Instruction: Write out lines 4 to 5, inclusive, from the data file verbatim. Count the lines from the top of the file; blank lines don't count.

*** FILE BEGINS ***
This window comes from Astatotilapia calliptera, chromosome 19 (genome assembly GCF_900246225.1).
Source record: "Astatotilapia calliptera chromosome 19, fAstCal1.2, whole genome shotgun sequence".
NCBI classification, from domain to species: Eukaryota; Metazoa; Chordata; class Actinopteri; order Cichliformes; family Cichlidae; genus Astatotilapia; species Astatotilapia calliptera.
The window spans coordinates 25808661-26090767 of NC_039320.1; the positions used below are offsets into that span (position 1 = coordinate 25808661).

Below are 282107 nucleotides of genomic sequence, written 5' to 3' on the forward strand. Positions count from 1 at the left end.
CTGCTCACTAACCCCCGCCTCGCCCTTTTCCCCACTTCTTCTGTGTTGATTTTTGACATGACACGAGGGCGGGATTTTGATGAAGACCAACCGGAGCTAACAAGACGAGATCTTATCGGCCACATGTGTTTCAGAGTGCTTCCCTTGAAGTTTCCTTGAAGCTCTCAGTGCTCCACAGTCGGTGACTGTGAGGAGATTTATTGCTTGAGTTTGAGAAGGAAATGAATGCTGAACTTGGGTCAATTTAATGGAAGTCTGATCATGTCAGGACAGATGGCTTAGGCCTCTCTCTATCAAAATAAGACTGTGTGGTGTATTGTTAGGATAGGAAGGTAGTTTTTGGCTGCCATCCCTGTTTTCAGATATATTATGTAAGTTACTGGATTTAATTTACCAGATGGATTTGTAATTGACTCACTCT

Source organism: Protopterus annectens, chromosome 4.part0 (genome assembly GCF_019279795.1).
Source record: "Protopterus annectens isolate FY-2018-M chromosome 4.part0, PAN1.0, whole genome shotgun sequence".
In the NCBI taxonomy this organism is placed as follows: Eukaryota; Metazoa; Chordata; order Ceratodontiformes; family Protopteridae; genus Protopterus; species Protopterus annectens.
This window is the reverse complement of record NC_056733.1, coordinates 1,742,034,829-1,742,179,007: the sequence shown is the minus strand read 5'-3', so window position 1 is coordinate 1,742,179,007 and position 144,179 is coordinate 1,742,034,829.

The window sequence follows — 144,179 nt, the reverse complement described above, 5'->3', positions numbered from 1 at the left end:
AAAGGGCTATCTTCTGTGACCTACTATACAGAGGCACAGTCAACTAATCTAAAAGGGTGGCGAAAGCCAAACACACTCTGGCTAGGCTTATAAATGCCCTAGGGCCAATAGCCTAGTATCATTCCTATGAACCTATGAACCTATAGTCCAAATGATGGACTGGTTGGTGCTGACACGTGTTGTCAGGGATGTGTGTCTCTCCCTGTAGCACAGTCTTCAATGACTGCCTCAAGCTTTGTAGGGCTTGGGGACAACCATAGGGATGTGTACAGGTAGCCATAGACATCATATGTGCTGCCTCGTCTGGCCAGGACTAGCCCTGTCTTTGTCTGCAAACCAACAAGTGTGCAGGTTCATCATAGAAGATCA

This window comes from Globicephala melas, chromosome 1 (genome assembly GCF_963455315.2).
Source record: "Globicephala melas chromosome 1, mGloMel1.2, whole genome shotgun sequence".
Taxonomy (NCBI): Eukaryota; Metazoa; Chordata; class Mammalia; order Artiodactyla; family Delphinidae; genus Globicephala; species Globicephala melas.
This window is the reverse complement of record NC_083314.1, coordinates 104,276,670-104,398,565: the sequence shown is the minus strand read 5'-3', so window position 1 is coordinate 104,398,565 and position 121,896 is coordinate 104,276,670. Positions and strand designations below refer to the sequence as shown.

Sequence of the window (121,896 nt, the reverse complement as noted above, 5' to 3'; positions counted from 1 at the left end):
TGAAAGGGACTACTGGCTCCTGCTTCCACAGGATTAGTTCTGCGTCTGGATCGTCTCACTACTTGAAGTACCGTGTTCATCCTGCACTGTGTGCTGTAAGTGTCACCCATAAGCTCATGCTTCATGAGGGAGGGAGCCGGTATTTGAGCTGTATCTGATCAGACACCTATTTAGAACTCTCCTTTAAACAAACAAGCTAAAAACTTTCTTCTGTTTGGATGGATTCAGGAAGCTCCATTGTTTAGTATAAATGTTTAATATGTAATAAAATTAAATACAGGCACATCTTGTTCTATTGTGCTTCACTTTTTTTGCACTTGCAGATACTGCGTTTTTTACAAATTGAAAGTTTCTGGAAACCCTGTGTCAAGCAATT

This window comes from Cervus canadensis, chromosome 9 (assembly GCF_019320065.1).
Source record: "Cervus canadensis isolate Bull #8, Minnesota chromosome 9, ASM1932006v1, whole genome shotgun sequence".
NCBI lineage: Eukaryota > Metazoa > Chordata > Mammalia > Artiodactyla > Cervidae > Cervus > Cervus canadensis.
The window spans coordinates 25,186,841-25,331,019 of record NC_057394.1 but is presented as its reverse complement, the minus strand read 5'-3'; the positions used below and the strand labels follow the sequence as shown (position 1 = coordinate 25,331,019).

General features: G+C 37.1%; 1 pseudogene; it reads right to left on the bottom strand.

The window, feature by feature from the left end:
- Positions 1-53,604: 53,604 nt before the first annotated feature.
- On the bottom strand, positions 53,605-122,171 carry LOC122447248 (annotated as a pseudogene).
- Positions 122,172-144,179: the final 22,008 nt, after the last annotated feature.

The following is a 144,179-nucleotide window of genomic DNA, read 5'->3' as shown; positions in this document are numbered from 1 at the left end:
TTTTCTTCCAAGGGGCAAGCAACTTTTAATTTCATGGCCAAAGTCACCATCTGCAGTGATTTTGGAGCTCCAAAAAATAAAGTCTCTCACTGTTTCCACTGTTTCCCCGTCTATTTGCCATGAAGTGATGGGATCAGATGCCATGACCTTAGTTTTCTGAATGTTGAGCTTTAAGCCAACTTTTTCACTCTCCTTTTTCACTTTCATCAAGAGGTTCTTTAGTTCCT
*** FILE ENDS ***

The window spans coordinates 25808661-26090767 of NC_039320.1; the positions used below are offsets into that span (position 1 = coordinate 25808661).

Below are 282107 nucleotides of genomic sequence, written 5' to 3' on the forward strand. Positions count from 1 at the left end.